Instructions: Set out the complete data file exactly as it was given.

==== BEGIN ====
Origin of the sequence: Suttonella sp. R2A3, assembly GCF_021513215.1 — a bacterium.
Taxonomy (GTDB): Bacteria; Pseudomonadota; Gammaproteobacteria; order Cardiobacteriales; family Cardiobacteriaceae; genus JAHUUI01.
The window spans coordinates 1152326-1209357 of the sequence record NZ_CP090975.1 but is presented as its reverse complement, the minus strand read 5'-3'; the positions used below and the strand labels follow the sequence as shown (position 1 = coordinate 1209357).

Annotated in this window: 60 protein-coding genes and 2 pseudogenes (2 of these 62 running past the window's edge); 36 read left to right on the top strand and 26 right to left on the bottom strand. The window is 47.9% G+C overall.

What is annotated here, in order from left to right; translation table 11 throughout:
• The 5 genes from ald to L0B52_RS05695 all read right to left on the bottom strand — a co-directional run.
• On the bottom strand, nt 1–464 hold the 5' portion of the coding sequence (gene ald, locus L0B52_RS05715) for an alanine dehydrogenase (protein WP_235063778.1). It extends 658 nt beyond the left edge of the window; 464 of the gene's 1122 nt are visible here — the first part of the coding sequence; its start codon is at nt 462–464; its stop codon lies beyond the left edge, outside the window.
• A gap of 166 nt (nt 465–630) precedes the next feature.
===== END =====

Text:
Origin of the sequence: Suttonella sp. R2A3, assembly GCF_021513215.1 — a bacterium.
Taxonomy (GTDB): Bacteria; Pseudomonadota; Gammaproteobacteria; order Cardiobacteriales; family Cardiobacteriaceae; genus JAHUUI01.
The window spans coordinates 1152326-1209357 of the sequence record NZ_CP090975.1 but is presented as its reverse complement, the minus strand read 5'-3'; the positions used below and the strand labels follow the sequence as shown (position 1 = coordinate 1209357).

Annotated in this window: 60 protein-coding genes and 2 pseudogenes (2 of these 62 running past the window's edge); 36 read left to right on the top strand and 26 right to left on the bottom strand. The window is 47.9% G+C overall.

What is annotated here, in order from left to right; translation table 11 throughout:
• The 5 genes from ald to L0B52_RS05695 all read right to left on the bottom strand — a co-directional run.
• On the bottom strand, nt 1–464 hold the 5' portion of the coding sequence (gene ald, locus L0B52_RS05715) for an alanine dehydrogenase (protein WP_235063778.1). It extends 658 nt beyond the left edge of the window; 464 of the gene's 1122 nt are visible here — the first part of the coding sequence; its start codon is at nt 462–464; its stop codon lies beyond the left edge, outside the window.
• A gap of 166 nt (nt 465–630) precedes the next feature.